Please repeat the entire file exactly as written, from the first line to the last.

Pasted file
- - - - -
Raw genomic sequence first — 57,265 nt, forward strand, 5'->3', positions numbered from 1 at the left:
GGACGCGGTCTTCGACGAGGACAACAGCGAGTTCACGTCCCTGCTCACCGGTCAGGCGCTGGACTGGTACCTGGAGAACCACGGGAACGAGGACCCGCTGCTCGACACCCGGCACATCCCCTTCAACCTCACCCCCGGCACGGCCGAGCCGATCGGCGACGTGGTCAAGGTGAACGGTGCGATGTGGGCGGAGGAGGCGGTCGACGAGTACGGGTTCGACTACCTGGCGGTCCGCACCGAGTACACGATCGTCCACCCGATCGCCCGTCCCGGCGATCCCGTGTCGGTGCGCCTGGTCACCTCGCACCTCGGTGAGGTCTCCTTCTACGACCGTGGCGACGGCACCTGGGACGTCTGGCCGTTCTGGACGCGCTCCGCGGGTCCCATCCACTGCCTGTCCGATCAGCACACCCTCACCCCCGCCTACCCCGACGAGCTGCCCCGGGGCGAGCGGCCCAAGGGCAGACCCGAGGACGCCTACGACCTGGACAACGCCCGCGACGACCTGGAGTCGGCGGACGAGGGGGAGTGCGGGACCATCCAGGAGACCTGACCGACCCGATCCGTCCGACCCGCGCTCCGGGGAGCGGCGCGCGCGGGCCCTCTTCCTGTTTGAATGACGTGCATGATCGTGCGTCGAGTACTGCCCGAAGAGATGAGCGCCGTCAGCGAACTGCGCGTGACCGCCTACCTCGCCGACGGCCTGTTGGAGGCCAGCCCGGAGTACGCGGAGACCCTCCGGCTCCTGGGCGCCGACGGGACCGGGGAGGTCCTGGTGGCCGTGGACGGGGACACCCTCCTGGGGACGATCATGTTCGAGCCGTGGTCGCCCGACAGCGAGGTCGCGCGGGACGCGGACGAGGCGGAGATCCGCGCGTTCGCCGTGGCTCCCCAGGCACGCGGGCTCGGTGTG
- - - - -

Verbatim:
Raw genomic sequence first — 57,265 nt, forward strand, 5'->3', positions numbered from 1 at the left:
GGACGCGGTCTTCGACGAGGACAACAGCGAGTTCACGTCCCTGCTCACCGGTCAGGCGCTGGACTGGTACCTGGAGAACCACGGGAACGAGGACCCGCTGCTCGACACCCGGCACATCCCCTTCAACCTCACCCCCGGCACGGCCGAGCCGATCGGCGACGTGGTCAAGGTGAACGGTGCGATGTGGGCGGAGGAGGCGGTCGACGAGTACGGGTTCGACTACCTGGCGGTCCGCACCGAGTACACGATCGTCCACCCGATCGCCCGTCCCGGCGATCCCGTGTCGGTGCGCCTGGTCACCTCGCACCTCGGTGAGGTCTCCTTCTACGACCGTGGCGACGGCACCTGGGACGTCTGGCCGTTCTGGACGCGCTCCGCGGGTCCCATCCACTGCCTGTCCGATCAGCACACCCTCACCCCCGCCTACCCCGACGAGCTGCCCCGGGGCGAGCGGCCCAAGGGCAGACCCGAGGACGCCTACGACCTGGACAACGCCCGCGACGACCTGGAGTCGGCGGACGAGGGGGAGTGCGGGACCATCCAGGAGACCTGACCGACCCGATCCGTCCGACCCGCGCTCCGGGGAGCGGCGCGCGCGGGCCCTCTTCCTGTTTGAATGACGTGCATGATCGTGCGTCGAGTACTGCCCGAAGAGATGAGCGCCGTCAGCGAACTGCGCGTGACCGCCTACCTCGCCGACGGCCTGTTGGAGGCCAGCCCGGAGTACGCGGAGACCCTCCGGCTCCTGGGCGCCGACGGGACCGGGGAGGTCCTGGTGGCCGTGGACGGGGACACCCTCCTGGGGACGATCATGTTCGAGCCGTGGTCGCCCGACAGCGAGGTCGCGCGGGACGCGGACGAGGCGGAGATCCGCGCGTTCGCCGTGGCTCCCCAGGCACGCGGGCTCGGTGTG